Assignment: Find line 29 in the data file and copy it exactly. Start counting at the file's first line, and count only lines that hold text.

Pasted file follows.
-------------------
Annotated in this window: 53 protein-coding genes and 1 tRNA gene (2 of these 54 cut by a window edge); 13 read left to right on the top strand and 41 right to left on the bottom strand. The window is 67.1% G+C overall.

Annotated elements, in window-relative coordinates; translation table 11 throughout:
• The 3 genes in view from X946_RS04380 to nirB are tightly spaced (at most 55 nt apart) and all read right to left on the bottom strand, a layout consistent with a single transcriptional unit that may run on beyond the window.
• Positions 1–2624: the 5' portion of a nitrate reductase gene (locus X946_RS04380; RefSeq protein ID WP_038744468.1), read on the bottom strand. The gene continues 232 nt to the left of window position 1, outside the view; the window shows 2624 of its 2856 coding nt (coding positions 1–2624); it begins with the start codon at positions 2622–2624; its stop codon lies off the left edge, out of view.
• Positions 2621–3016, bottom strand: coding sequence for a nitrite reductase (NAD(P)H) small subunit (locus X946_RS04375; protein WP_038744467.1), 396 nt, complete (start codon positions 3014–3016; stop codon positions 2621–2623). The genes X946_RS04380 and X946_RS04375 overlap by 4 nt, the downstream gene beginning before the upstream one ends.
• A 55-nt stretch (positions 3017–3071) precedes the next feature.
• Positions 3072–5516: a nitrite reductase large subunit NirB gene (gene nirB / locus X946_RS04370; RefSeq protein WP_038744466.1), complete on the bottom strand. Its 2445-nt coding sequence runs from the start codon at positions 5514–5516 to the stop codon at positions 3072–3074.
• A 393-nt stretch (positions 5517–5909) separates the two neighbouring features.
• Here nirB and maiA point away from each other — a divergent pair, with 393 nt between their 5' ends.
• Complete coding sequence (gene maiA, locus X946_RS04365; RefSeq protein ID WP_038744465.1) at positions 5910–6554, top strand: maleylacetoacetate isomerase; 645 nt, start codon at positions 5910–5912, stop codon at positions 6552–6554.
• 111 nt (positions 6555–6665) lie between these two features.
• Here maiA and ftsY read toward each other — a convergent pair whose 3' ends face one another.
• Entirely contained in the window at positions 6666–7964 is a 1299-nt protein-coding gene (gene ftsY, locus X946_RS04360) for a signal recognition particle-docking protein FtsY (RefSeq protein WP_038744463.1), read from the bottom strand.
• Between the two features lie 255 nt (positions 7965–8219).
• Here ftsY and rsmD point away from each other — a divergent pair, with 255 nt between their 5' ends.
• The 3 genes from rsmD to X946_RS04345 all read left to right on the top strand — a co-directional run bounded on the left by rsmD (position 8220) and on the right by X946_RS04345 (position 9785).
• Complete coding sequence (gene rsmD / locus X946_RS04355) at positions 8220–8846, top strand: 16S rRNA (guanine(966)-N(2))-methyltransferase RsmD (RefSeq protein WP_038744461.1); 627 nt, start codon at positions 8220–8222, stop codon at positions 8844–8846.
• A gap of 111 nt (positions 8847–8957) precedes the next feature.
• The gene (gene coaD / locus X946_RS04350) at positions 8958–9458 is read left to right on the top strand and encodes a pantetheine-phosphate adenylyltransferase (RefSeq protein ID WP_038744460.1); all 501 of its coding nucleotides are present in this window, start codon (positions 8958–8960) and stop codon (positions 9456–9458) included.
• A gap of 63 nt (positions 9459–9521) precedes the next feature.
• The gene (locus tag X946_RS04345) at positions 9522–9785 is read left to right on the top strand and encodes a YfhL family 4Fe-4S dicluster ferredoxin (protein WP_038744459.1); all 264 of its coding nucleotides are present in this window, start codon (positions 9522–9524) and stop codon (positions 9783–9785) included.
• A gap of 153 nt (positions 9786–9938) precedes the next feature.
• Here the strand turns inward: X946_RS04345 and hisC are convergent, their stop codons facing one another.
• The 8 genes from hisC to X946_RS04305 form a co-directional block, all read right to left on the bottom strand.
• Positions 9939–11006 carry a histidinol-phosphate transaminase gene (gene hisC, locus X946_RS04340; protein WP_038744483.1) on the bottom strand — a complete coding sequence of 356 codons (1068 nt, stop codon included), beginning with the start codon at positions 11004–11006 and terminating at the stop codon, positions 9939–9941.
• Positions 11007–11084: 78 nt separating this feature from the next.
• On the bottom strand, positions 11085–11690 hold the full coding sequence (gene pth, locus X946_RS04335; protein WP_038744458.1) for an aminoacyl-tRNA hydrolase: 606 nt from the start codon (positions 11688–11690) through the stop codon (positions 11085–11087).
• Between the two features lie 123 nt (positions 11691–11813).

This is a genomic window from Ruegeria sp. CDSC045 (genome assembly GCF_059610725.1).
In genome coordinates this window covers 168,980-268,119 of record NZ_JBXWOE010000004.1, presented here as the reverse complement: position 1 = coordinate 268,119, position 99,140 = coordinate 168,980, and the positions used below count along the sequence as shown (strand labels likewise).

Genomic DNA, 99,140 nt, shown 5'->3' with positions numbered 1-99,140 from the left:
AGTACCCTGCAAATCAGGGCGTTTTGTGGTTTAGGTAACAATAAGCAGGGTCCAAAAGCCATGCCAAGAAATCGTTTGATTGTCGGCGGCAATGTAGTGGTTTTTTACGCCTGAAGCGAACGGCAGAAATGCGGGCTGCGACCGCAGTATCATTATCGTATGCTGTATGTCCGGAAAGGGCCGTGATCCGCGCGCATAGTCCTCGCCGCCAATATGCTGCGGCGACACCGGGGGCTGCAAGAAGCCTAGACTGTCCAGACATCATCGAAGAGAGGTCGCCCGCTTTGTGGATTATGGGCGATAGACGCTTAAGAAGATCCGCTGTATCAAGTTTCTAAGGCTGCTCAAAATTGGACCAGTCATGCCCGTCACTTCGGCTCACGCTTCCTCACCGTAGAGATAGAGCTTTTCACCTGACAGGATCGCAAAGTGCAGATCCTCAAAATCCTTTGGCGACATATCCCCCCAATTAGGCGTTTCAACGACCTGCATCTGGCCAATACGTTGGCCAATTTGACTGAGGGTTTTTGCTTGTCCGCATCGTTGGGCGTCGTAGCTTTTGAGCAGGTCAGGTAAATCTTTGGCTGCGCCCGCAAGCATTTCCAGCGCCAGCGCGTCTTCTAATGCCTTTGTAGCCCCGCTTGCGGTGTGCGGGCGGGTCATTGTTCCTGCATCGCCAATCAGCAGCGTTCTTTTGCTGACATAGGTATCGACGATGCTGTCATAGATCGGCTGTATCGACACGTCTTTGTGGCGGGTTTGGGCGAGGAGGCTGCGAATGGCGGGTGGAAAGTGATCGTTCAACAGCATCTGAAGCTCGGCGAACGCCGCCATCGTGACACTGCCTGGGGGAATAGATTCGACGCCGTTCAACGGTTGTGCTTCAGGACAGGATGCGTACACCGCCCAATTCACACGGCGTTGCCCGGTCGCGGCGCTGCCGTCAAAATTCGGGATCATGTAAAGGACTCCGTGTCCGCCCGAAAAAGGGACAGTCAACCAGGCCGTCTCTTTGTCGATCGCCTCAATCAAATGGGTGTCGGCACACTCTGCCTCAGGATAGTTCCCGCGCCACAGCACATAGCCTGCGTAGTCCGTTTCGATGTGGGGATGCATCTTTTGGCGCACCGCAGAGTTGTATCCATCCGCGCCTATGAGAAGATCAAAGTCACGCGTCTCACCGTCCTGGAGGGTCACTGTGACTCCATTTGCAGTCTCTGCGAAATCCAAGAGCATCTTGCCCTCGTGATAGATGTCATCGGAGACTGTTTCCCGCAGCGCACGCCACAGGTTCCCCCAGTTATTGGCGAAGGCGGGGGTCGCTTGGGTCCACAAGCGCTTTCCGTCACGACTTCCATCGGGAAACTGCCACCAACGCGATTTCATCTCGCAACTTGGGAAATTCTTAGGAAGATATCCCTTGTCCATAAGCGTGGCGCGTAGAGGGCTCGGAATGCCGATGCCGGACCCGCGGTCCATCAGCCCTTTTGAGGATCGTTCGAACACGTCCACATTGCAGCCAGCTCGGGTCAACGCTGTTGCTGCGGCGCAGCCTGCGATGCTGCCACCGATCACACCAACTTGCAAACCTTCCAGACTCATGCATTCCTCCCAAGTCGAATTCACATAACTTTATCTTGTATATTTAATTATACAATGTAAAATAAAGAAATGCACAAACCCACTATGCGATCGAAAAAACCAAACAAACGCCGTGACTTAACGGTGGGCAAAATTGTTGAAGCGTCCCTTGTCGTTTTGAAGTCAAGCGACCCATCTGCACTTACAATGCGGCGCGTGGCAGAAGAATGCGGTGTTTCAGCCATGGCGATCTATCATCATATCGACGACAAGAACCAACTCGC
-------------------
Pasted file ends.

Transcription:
This is a genomic window from Ruegeria sp. CDSC045 (genome assembly GCF_059610725.1).